This is where it gets interesting… you are now running on a plateau, the Dolly Sods. The landscape is unreal, unlike anything east of the Rockies or south of the Arctic. Long views, big meadows and bogs, strange rock formations, all at over 4,000 feet. Then you come to the Highway in the Sky. 7 miles of forest road with aid stations at either end, and in the middle. I was warned that I would hate this section, but I did not. If you could pry your gaze away from the arrow straight road stretching to the horizon (many could not) there were great distant views to either side. I had two unexpected greetings, one from Diana, and the other from David Horton, along this stretch, and picked up my only running companion, if only for a few miles, during this stretch. At the end-of-road aid station you have finished 50K, and the race begins.
It was advertised as “all downhill from here”. It is not. Firstly, I think I had subconsciously categorized this race as a longish 50K rather than a short 50 miler. Secondly, I had put on my road legs and now had to venture back on to technical terrain. Thirdly, it is NOT all downhill. BUT, the scenery for the next 6 miles or so was breathtaking, unless it was the race itself that was taking my breath away? Distant views, above treeline, water crossings, meadows, a single shade tree that begged for someone to nap beneath it in a grassy field, strange rock formations that looked like a lunar landscape, and an aid station at which I wanted to stay, not unlike my infamous Braemore stop during The Bluff several years ago. Oh, and Diana, popping out at the top of the biggest mountain, to cheer me on (how did she do that?). She also told me that Nadia, feeling great, had opted for the just-invented 50 mile option at Highland Sky!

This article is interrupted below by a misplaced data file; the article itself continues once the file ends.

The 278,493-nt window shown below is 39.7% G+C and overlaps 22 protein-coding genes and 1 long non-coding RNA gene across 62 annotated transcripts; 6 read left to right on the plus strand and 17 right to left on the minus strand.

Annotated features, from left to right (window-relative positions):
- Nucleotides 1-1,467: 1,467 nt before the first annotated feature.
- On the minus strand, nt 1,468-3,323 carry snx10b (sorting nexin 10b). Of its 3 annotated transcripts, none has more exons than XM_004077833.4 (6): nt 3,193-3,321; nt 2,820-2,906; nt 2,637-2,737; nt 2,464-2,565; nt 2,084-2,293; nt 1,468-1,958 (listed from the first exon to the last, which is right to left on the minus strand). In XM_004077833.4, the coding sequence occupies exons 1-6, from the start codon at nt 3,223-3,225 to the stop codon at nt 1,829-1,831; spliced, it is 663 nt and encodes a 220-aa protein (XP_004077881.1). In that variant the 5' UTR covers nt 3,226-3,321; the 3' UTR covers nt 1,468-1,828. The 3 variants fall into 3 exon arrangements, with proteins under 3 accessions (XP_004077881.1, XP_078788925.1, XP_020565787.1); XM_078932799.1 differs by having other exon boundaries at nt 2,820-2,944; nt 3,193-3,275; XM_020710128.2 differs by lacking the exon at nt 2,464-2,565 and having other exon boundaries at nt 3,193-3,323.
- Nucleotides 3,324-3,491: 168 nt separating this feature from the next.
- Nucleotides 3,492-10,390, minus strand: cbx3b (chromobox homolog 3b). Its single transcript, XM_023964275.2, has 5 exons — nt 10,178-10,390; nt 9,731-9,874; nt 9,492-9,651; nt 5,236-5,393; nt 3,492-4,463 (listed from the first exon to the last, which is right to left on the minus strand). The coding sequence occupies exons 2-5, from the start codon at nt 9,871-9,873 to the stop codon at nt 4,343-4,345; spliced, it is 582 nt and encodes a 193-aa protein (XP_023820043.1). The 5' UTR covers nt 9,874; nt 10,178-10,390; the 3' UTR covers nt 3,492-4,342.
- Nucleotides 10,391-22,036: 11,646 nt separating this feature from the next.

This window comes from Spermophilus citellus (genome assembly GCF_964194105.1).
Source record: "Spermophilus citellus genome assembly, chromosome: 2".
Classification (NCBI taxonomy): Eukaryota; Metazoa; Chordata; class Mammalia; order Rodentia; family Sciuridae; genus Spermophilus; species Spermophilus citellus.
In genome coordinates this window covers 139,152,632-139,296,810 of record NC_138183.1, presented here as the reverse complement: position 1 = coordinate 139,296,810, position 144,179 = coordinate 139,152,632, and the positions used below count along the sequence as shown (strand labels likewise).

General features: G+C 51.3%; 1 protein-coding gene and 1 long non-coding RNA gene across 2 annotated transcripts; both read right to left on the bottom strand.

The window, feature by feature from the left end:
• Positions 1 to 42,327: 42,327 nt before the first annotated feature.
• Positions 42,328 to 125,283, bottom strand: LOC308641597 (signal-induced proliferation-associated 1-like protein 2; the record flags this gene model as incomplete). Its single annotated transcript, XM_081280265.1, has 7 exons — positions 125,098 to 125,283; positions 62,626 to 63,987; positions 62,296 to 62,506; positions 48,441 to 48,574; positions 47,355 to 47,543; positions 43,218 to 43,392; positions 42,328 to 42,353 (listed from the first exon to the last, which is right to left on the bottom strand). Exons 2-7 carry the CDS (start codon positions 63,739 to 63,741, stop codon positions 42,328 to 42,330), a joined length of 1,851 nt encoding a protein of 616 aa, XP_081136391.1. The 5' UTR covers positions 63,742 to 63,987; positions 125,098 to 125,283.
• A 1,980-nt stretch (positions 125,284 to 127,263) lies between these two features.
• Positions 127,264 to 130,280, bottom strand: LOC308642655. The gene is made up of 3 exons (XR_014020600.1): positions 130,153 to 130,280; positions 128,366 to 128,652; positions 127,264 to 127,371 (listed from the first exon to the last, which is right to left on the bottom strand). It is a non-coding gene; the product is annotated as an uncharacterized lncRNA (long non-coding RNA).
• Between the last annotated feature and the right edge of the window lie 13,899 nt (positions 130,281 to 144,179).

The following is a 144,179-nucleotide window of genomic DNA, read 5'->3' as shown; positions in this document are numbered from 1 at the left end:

Finally, it was ALL downhill from there. “The Buttslide”. Crazy steep, loose rocks and dirt, grab the trees as you careen by them. Or bounce off them. All of the hard-fought elevation gain of the day disappears in just a few minutes! Then, a little gentle trail running to the last aid station, and out onto the road. Then into deep grass in the bright sun where I totally cramped up to the point of not even walking. Salt, fluid, massage, walk, shuffle, run. That cramp cost me my goal time of 8 hours by a few minutes, but I was very happy with the result. The finish line was very festive, and it was great to hang out (showers within 50 feet of the finish line) and watch everyone else come in.
Everyone had different plans for the trip home, and Booman provided excellent co-pilot services all the way to the 3 AMish arrival back in Branford. I even got a few hour sleep before I got up to run the Branford Road Race with my son, Spruce. I smoked that 5 miler in 1:10 Hah!
Footnote: Dan Lehman, the RD, will be running with the Bimblers in the morning (Saturday, July 7th). See Spuds’ porting on the bulletin board for details. He’s a great guy, and it should be fun to show him Booman’s Trail. Rumor has it he has some applications for next year’s race…